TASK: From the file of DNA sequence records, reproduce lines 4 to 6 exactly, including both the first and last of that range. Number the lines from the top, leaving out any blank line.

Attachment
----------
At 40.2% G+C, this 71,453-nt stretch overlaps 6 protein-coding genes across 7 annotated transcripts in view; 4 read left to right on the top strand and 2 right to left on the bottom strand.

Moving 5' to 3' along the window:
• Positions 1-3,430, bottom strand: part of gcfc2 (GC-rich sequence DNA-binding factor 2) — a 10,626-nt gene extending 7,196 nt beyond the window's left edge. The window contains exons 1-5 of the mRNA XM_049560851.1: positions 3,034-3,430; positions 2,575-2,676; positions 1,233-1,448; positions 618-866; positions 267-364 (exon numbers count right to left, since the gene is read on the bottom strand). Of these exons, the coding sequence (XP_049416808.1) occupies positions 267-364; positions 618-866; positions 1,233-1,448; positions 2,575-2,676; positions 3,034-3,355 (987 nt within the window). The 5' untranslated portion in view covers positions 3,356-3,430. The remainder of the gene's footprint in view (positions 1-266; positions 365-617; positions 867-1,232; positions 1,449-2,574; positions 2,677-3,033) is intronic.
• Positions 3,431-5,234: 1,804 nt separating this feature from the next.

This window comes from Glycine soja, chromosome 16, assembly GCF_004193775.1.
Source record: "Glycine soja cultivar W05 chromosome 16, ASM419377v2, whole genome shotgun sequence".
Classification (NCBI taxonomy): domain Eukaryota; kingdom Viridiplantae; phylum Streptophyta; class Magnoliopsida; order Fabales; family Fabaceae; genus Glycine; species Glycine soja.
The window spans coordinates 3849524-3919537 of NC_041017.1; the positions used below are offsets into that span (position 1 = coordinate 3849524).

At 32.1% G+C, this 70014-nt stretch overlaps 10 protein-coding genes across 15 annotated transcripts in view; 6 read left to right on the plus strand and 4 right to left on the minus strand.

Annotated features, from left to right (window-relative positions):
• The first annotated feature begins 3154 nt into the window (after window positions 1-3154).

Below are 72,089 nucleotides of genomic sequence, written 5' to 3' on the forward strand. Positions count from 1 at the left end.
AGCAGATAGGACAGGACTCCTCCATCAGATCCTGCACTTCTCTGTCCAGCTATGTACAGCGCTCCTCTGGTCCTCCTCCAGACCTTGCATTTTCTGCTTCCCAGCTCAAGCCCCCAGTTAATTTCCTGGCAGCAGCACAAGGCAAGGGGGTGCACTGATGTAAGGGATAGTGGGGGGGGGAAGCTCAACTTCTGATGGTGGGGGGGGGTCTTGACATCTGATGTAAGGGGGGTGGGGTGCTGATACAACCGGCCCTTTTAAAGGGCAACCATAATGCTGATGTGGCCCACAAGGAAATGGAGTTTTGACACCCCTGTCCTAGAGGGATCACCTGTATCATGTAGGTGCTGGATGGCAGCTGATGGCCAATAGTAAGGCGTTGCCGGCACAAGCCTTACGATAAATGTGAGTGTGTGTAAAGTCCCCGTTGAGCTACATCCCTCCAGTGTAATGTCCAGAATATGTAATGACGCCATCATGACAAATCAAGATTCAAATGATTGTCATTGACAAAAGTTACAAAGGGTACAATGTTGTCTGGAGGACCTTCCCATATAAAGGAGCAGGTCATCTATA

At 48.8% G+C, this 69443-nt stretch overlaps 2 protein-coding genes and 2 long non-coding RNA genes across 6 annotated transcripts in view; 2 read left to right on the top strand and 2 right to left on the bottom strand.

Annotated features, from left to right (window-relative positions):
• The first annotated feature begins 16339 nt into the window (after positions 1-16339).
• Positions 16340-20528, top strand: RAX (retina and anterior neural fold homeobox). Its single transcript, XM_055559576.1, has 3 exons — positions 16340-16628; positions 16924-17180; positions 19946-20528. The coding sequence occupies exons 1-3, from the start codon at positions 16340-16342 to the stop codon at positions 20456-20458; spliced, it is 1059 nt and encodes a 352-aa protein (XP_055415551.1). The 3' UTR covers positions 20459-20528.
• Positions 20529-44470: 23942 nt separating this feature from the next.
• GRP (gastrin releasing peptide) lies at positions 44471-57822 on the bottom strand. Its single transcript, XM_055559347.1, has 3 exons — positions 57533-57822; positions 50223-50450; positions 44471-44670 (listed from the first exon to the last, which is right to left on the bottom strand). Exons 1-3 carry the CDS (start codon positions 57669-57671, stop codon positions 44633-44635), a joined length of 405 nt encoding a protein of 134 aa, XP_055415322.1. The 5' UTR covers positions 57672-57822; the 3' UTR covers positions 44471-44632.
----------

• Positions 3,431-5,234: 1,804 nt separating this feature from the next.

This window comes from Glycine soja, chromosome 16, assembly GCF_004193775.1.
Source record: "Glycine soja cultivar W05 chromosome 16, ASM419377v2, whole genome shotgun sequence".